Sunday, April 26, 2020

During The Novel Coronavirus Crisis. Are We Entering A New Era Of Legal Education?

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During The Novel Coronavirus Crisis. Are We Entering A New Era Of Legal Education?


By Ari Kaplan

Ari Kaplan recently spoke with Lutz-Christian Wolff, Stephen Gallagher, and Joyce Wong of Denarius, based on the influence of the Chinese University of Hong Kong, coordinated a teaching magazine with the secretary of the education team and discussed COVID with the secretary of the education team -The 19th new era of epidemiology and legal education.
Ari Kaplan: Tell us about the legal profession at the Chinese University of Hong Kong.

Lutz-Christian Wolff: This school was founded in 2005 and strives to be creative and strong. We also have a small capacity that represents more than 20 regions worldwide. We started with specific goals and were able to maintain our educational programs on the needs of our students so that they could enter the legal profession armed with the skills they needed to be successful.

Ari Kaplan: What is different about the university's approach to legal education?

Stephen Gallagher: We have been using various techniques and formats from different fields in our teaching. We also employ a combination of experts and experts. Many of our permanent staff members are experienced and brainstorm those roles very efficiently. This provides our readers with a truly unique experience.


Ari Kaplan: Given the international nature of your creativity, how do you adapt and align all your experiences in different fields?

Stephen Gallagher: We think it is rewarding to have all these different experiences in legal education and to practice the support work of our students. We also emphasize comparative legal research and research development, too. We do not recommend a single education. Instead, we try to create international lawyers who can work in different fields based on the knowledge and skills that we put into practice.

Ari Kaplan: When did you first receive the coronavirus to affect school performance?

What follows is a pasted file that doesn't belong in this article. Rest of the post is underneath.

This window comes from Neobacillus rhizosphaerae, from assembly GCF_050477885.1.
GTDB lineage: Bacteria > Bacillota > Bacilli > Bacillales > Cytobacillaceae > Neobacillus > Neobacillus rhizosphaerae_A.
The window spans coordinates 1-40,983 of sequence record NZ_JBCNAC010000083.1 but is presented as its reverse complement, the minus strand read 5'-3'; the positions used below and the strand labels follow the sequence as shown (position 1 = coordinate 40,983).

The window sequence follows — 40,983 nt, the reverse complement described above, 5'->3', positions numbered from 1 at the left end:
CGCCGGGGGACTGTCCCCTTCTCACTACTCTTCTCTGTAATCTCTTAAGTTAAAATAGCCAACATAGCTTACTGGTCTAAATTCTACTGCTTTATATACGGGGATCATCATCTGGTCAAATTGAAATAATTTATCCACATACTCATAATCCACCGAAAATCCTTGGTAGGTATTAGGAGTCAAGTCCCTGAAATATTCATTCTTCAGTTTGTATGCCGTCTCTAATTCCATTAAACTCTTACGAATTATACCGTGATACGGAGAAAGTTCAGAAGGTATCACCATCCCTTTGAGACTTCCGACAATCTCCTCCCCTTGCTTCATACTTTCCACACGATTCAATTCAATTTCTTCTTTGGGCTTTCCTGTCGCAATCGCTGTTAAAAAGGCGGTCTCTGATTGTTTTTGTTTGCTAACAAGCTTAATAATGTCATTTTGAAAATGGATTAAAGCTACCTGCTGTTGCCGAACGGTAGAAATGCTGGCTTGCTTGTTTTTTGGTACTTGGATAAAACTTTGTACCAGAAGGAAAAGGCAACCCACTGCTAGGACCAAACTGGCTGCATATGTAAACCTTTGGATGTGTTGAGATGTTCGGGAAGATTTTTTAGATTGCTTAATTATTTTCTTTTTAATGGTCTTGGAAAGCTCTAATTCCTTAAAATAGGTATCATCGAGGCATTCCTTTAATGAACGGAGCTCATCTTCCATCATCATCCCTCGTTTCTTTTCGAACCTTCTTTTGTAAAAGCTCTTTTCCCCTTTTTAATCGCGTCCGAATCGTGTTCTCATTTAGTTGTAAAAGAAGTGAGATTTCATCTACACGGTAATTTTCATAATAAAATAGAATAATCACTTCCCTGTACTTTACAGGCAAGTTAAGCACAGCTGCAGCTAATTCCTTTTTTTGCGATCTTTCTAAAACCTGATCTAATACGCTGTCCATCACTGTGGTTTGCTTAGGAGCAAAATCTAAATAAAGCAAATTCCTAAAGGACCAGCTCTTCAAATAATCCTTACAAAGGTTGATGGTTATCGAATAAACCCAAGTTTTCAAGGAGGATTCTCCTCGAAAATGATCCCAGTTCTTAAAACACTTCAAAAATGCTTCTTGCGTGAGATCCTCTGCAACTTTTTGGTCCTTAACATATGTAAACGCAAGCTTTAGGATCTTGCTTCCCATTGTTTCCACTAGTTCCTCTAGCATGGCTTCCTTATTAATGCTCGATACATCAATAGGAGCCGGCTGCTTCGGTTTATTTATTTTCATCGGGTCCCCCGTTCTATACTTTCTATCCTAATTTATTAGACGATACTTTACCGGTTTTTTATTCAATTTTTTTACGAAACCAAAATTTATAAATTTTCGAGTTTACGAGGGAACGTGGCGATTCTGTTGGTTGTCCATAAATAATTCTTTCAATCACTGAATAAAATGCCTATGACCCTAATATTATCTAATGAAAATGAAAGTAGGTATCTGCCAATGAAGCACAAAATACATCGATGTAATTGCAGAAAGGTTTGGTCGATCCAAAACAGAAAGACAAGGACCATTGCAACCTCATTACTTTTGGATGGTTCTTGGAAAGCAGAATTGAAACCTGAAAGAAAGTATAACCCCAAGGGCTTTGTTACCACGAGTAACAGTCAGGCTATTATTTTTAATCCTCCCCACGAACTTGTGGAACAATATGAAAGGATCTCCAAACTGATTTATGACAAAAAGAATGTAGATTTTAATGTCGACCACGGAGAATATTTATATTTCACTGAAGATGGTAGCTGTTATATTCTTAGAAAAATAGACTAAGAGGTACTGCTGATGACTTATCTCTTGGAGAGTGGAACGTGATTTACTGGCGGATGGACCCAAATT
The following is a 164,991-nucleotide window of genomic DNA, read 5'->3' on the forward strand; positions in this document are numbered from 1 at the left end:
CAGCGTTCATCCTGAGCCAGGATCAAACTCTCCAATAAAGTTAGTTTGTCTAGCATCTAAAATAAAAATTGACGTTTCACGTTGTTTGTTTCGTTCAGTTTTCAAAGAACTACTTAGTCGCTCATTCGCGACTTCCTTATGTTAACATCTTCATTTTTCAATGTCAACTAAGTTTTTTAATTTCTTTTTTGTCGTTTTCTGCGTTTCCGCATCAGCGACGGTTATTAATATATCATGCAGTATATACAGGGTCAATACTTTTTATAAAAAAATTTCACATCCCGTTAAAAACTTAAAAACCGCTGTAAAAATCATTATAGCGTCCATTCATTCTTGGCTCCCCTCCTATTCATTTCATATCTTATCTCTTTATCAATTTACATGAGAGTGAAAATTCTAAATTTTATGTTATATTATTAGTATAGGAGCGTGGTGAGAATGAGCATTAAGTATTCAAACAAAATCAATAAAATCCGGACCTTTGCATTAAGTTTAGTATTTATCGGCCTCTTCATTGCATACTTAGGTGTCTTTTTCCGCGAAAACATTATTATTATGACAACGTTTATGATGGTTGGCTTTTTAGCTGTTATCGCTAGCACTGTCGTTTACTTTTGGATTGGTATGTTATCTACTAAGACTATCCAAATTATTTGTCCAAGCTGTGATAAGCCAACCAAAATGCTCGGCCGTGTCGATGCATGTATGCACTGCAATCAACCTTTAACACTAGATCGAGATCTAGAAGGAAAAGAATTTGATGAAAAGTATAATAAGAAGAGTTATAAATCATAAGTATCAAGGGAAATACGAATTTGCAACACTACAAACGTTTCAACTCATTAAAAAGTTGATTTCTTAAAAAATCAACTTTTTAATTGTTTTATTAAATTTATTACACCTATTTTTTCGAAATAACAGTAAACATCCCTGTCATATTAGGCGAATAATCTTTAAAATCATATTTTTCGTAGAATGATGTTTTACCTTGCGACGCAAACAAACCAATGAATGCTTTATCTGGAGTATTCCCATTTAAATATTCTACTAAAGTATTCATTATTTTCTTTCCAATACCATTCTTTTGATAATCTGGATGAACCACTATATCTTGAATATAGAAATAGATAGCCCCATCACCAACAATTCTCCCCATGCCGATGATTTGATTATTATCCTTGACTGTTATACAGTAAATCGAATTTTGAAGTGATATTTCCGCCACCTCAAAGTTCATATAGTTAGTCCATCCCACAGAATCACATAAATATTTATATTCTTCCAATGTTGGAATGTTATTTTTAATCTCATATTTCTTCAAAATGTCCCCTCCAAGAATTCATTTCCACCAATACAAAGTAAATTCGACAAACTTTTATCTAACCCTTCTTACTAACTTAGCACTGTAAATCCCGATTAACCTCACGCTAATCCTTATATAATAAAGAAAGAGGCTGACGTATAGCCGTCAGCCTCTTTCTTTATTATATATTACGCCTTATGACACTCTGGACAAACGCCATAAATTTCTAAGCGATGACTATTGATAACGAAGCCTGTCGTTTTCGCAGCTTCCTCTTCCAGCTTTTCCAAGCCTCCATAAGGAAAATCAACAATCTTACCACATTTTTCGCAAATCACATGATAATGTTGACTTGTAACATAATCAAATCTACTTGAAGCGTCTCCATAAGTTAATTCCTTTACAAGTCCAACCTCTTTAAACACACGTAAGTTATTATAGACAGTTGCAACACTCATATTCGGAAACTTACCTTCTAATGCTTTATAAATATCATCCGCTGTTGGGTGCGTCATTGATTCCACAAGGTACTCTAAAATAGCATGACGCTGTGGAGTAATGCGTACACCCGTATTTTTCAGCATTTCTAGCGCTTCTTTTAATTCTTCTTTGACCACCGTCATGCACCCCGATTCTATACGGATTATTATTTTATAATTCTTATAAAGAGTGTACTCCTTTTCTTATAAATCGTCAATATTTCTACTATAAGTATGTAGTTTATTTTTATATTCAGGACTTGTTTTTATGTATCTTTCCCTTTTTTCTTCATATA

Joyce Wong: We always respond quickly to change. In early January, when news came out from China about the coronavirus, we realized that our outbreak would affect our school operations. We take immediate action by changing our online operations. Not only have we introduced alternatives to teaching, but we have also helped establish local offices to support the reform process. We maintain our comprehensive management to support a variety of resources, not only for teaching, but also for other public conferences, seminars, and debates, so that students, staff, applicants, alumni, professionals, and the public, in general, can participate in each of them. other. We have tried to minimize the negative impact of this virus while continuing to create new opportunities.

Ari Kaplan: Tell us about the decision to adapt to a rapidly changing environment.

Lutz-Christian Wolff: We don't close the school. Instead, we simply move our operations online. We were very lucky to have an online work experience, and that has changed. It was tough, but they worked well and everyone got used to it quickly. We also realized that this new approach could provide an opportunity to further empower students to become familiar with it because much of the work done by law firms and home groups are online. As a result, switching to an online format improves training and educational opportunities for our students. I really think it has worked well so far.

Ari Kaplan: How has your teaching style and the ways of supporting students changed in the current crisis?